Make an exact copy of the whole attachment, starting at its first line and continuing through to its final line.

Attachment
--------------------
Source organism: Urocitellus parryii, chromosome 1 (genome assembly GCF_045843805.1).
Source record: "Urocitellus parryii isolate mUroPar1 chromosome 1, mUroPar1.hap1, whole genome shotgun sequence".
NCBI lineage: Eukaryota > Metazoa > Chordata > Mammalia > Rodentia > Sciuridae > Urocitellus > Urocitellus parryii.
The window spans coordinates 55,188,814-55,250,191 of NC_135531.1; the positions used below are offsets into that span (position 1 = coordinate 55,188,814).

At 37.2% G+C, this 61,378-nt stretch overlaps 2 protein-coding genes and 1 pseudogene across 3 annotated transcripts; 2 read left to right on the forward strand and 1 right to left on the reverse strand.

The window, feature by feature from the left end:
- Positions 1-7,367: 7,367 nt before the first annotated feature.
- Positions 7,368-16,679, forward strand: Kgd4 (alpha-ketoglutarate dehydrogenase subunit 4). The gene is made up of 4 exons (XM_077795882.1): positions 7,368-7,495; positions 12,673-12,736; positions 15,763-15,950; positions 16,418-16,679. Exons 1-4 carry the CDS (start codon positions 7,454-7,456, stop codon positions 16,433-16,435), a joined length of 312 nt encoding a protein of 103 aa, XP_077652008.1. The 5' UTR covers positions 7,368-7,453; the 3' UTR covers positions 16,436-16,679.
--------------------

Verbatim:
Source organism: Urocitellus parryii, chromosome 1 (genome assembly GCF_045843805.1).
Source record: "Urocitellus parryii isolate mUroPar1 chromosome 1, mUroPar1.hap1, whole genome shotgun sequence".
NCBI lineage: Eukaryota > Metazoa > Chordata > Mammalia > Rodentia > Sciuridae > Urocitellus > Urocitellus parryii.
The window spans coordinates 55,188,814-55,250,191 of NC_135531.1; the positions used below are offsets into that span (position 1 = coordinate 55,188,814).

At 37.2% G+C, this 61,378-nt stretch overlaps 2 protein-coding genes and 1 pseudogene across 3 annotated transcripts; 2 read left to right on the forward strand and 1 right to left on the reverse strand.

The window, feature by feature from the left end:
- Positions 1-7,367: 7,367 nt before the first annotated feature.
- Positions 7,368-16,679, forward strand: Kgd4 (alpha-ketoglutarate dehydrogenase subunit 4). The gene is made up of 4 exons (XM_077795882.1): positions 7,368-7,495; positions 12,673-12,736; positions 15,763-15,950; positions 16,418-16,679. Exons 1-4 carry the CDS (start codon positions 7,454-7,456, stop codon positions 16,433-16,435), a joined length of 312 nt encoding a protein of 103 aa, XP_077652008.1. The 5' UTR covers positions 7,368-7,453; the 3' UTR covers positions 16,436-16,679.